The struggle for local autonomy in biodiversity conservation governance
Institutional change is typically needed to address the suite of sustainability challenges currently facing rural areas. Institutional work is a potentially valuable lens to advance such change. By examining a case study of biodiversity conservation from the Canadian Prairies, this article illuminates the patterns and processes of institutional work apparent over time as local actors struggle to improve their autonomy in conservation governance - a feature thought to be particularly important to advance sustainability. The article finds that institutional work progressed through three phases of maintaining, disrupting and crafting at various levels of organization. Local actors became increasingly involved as the phases progressed; however, they continue to struggle for improved autonomy in decision making processes. The article demonstrates one pathway towards local autonomy in conservation governance, but also highlights the continued challenges faced by local actors in pursing such autonomy.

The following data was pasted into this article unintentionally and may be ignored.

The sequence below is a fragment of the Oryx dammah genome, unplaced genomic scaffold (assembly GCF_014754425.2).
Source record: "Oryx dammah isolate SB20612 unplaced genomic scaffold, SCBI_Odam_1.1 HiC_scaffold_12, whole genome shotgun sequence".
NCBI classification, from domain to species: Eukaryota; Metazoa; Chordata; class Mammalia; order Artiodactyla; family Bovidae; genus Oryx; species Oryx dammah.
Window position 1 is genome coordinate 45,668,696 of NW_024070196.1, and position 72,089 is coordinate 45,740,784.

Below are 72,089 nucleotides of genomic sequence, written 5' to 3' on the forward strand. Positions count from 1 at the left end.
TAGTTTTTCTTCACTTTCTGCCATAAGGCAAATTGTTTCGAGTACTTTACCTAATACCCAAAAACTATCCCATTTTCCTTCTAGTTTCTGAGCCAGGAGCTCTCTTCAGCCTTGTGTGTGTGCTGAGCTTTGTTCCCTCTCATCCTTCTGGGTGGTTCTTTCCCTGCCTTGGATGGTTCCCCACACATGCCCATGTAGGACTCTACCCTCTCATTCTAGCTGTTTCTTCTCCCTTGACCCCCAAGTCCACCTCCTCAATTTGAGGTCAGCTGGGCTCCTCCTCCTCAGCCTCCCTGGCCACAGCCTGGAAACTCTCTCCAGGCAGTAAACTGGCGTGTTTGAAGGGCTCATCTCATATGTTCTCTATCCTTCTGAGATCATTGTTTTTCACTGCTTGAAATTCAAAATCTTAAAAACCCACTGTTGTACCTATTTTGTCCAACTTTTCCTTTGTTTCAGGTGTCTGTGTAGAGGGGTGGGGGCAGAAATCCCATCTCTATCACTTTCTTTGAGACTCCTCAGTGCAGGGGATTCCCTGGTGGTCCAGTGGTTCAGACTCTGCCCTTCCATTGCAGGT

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Document Type: Research Article
Affiliations: School of Planning, University of Waterloo, Waterloo, Canada
Publication date: January 2, 2019